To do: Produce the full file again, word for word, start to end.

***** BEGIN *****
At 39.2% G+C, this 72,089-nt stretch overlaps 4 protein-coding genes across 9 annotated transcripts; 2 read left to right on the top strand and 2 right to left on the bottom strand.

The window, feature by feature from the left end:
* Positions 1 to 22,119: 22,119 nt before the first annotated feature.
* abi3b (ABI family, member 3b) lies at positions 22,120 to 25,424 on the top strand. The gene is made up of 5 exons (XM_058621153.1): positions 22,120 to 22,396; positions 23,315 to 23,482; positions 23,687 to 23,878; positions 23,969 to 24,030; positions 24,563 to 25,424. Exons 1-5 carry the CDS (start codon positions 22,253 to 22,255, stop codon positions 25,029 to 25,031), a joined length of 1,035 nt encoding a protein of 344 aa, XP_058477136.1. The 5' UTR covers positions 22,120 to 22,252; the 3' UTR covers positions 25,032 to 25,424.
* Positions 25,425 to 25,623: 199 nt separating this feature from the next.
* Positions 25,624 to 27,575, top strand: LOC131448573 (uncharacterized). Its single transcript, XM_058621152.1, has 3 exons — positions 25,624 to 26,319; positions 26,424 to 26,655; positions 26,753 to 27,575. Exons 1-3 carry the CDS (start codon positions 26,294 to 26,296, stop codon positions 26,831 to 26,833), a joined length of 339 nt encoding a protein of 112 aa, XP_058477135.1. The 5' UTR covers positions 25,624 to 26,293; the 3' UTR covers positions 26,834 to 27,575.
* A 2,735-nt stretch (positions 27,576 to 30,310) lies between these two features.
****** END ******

At 39.2% G+C, this 72,089-nt stretch overlaps 4 protein-coding genes across 9 annotated transcripts; 2 read left to right on the top strand and 2 right to left on the bottom strand.

The window, feature by feature from the left end:
* Positions 1 to 22,119: 22,119 nt before the first annotated feature.
* abi3b (ABI family, member 3b) lies at positions 22,120 to 25,424 on the top strand. The gene is made up of 5 exons (XM_058621153.1): positions 22,120 to 22,396; positions 23,315 to 23,482; positions 23,687 to 23,878; positions 23,969 to 24,030; positions 24,563 to 25,424. Exons 1-5 carry the CDS (start codon positions 22,253 to 22,255, stop codon positions 25,029 to 25,031), a joined length of 1,035 nt encoding a protein of 344 aa, XP_058477136.1. The 5' UTR covers positions 22,120 to 22,252; the 3' UTR covers positions 25,032 to 25,424.
* Positions 25,425 to 25,623: 199 nt separating this feature from the next.
* Positions 25,624 to 27,575, top strand: LOC131448573 (uncharacterized). Its single transcript, XM_058621152.1, has 3 exons — positions 25,624 to 26,319; positions 26,424 to 26,655; positions 26,753 to 27,575. Exons 1-3 carry the CDS (start codon positions 26,294 to 26,296, stop codon positions 26,831 to 26,833), a joined length of 339 nt encoding a protein of 112 aa, XP_058477135.1. The 5' UTR covers positions 25,624 to 26,293; the 3' UTR covers positions 26,834 to 27,575.
* A 2,735-nt stretch (positions 27,576 to 30,310) lies between these two features.